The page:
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Why the Ravens drafted safety Kyle Hamilton

Baltimore selected Hamilton with the No. 14 pick in the 2022 NFL Draft.

2022 NFL Draft - Round 1 Photo by David Becker/Getty Images

In one of the more dramatic first rounds in Baltimore Ravens history, the first domino of the Baltimore Ravens draft fell when they selected safety Kyle Hamilton with the No. 14 pick in the 2022 NFL Draft. Leading up to the pick, there was a run on wide receivers, with four going in six picks. Then, the Philadelphia Eagles traded ahead of the Ravens to select defensive lineman Jordan Davis from Georgia. The Ravens decided on Hamilton at No. 14 and turned in the card. That sparks the question, why did the Ravens draft Kyle Hamilton?

Short answer? The Ravens drafted the best player available. After signing Marcus Williams to a five-year, $70 million contract—adding to a defensive back group of Brandon Stephens and Chuck Clark, it’s obvious the Ravens had Hamilton so highly graded that they couldn’t pass on him. It was the polar opposite of a “need” pick.

Long answer? Hamilton possesses prodigious size, length and a well-rounded skillset that will make him a versatile matchup weapon in Ravens Defensive Coordinator Mike Macdonald’s defense, which featured three safeties often at Michigan. Hamilton can line up in split-safety alignments, single high, in the slot and as a dime linebacker on passing downs. Let’s take a look at Hamilton in each of those alignments.

Pass Game Deep Alignments

It’s rare to find players with such size and length that possess the hip fluidity and smooth backpedal Hamilton does. When breaking on a route, the 6-foot-4 safety can undercut receivers to get a hand on the ball or reel in an interception due to his 94th percentile wingspan. Range is so often coveted in safeties, and while Hamilton may not be an elite track athlete, his size allows him to close the gap and make plays on balls that quarterbacks don’t anticipate when they let go of the football. Fluid hips, processing speed and length go a long way in ball production, and Hamilton possesses all three. According to Sports Info Solutions, Hamilton lead this safety class in “hand on ball percentage”, which is defined as “Percentage of plays where a defender got their “hand on the ball.” This includes breaking up or intercepting a pass as well as forcing or recovering a fumble.” Hamilton led this class in passes broken up per game and was tied for third in interceptions per game as well.

Kyle Hamilton Spider chart via MockDraftable.com

Pass Game Underneath Alignments

The 21-year old has both processing and closing speed underneath and can run sideline to sideline to initiate contact on short passing contacts before receivers have a chance to turn upfield. Matching up against tight ends, Hamilton is big and long enough to match physicality while nimble enough to win positioning when carrying routes up the seam. Baltimore has struggled for years to find consistent matchup players that can neutralize tight ends and Hamilton has the profile and skillset to be one of the better matchup players in those scenarios in the NFL. While Hamilton doesn’t possess the low center of gravity to match up with slot receivers, he will add an exciting match-man presence against bigger bodies in the slot.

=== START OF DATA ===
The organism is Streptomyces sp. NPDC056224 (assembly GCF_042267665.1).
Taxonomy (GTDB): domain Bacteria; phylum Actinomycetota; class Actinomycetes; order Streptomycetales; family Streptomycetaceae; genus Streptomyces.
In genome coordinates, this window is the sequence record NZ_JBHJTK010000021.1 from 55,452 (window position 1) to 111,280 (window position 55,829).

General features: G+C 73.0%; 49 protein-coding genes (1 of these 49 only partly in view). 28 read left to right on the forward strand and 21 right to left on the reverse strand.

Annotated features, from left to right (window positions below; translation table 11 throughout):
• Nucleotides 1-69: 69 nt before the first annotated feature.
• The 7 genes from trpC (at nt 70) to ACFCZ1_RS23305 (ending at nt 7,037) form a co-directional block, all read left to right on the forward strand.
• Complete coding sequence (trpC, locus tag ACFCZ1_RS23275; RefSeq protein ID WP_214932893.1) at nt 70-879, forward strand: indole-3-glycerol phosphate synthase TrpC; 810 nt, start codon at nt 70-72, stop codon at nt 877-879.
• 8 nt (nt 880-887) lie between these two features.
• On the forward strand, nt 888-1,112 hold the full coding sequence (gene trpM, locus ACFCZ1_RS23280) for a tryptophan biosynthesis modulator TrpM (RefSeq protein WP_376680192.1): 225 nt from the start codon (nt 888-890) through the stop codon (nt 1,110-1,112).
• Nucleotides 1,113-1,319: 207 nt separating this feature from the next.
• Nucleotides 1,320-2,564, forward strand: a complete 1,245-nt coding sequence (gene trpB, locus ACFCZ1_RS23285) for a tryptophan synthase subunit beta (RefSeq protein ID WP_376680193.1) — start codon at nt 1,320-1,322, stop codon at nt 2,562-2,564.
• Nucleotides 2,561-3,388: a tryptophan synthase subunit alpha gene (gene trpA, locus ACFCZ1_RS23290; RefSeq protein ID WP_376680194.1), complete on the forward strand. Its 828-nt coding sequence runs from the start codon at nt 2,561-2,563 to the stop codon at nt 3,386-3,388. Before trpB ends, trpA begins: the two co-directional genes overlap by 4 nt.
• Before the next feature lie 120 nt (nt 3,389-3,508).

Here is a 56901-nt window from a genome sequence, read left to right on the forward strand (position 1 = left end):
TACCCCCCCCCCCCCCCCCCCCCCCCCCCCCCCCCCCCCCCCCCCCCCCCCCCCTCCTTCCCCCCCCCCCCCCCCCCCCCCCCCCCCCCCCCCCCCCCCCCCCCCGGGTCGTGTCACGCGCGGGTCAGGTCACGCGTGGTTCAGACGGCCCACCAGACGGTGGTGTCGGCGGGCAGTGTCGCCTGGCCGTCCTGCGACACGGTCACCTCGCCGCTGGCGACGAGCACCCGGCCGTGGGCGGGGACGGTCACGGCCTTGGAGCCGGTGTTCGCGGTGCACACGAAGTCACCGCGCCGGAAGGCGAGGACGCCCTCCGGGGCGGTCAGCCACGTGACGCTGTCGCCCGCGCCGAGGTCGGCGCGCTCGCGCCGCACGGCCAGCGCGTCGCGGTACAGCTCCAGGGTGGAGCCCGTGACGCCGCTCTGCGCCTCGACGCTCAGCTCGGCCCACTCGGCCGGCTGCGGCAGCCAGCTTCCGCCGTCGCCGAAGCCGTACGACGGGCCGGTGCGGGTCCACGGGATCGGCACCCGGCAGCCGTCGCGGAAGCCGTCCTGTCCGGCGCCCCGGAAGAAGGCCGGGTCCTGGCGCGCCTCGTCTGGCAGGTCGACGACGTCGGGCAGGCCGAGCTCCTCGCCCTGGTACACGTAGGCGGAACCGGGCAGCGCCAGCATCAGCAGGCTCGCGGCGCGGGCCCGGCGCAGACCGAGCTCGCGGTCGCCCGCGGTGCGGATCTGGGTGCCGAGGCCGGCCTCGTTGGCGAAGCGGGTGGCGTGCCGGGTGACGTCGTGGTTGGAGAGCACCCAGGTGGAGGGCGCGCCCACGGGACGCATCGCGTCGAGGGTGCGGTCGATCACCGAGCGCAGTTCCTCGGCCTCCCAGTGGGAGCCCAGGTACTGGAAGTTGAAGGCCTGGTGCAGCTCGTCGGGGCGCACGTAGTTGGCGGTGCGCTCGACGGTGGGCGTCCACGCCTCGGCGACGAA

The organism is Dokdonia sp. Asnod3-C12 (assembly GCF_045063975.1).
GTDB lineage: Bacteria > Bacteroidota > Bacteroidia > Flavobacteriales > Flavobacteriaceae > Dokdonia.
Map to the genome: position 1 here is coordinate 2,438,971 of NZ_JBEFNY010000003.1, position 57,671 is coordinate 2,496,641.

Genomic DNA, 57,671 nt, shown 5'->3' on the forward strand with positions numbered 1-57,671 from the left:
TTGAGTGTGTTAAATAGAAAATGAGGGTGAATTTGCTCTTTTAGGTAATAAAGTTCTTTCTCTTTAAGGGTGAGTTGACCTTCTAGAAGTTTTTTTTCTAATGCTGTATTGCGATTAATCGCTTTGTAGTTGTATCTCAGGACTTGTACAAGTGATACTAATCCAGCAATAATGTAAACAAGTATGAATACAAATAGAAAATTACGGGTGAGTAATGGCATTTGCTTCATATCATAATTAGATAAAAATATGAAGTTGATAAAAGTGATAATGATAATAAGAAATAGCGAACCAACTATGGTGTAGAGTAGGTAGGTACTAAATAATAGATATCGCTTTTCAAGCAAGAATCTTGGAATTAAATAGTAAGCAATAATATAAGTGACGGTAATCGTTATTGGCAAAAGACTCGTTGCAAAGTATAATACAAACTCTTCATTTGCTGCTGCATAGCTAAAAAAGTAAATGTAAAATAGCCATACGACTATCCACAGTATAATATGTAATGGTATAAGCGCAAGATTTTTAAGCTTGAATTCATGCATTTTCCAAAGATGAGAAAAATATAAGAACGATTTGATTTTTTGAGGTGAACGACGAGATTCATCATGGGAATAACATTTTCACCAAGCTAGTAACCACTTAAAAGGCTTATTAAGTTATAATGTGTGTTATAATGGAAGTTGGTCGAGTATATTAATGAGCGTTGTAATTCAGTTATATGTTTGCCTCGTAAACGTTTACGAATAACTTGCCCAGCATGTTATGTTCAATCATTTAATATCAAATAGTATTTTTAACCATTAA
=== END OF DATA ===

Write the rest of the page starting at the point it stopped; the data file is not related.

He’s a potential impact player fitting the run from single and two high alignments to fill alleys and is a technically sound tackler who can thump. The former All-American has relentless physical stamina and will routinely run down ball carriers from the far numbers to the opposite sideline and uses his 80-inch wing span to clean up. Hamilton has a great understanding of perimeter blocking leverage and where he needs to force runners, or in other words, where he can’t afford to lose.

Overall, Hamilton lives somewhere in the world of Los Angeles Chargers Derwin James, Arizona Cardinals Isiah Simmons and former Seattle Seahawks Kam Chancellor as a defender. He will immediately be a matchup tool for Macdonald against tight ends and in underneath curl to flat zones closing out to the sideline and wrestling down underneath throws. With safety usage at an all-time high, the Ravens will have one of the most well-rounded safety rooms in the NFL between Williams, Clark, Hamilton and Stephens, allowing them to use a litany of different looks on third down.

For being one of the youngest players in this year’s draft (Hamilton was the fifth-youngest player drafted last night) Hamilton is one of the most polished rookies, and his game should immediately translate into Baltimore’s defense as a heavy rotation/starter player. With Williams, Humphrey, Clark and Peters around him, Hamilton’s ability to process post snap and pattern match should grow expeditiously. Baltimore severely struggled to navigate against bunch and trips looks last year with blown coverages weekly. The return of Peters with the additions of Hamilton and Williams hopefully solves those issues and returns the Ravens secondary into being one of the strongest units in the NFL.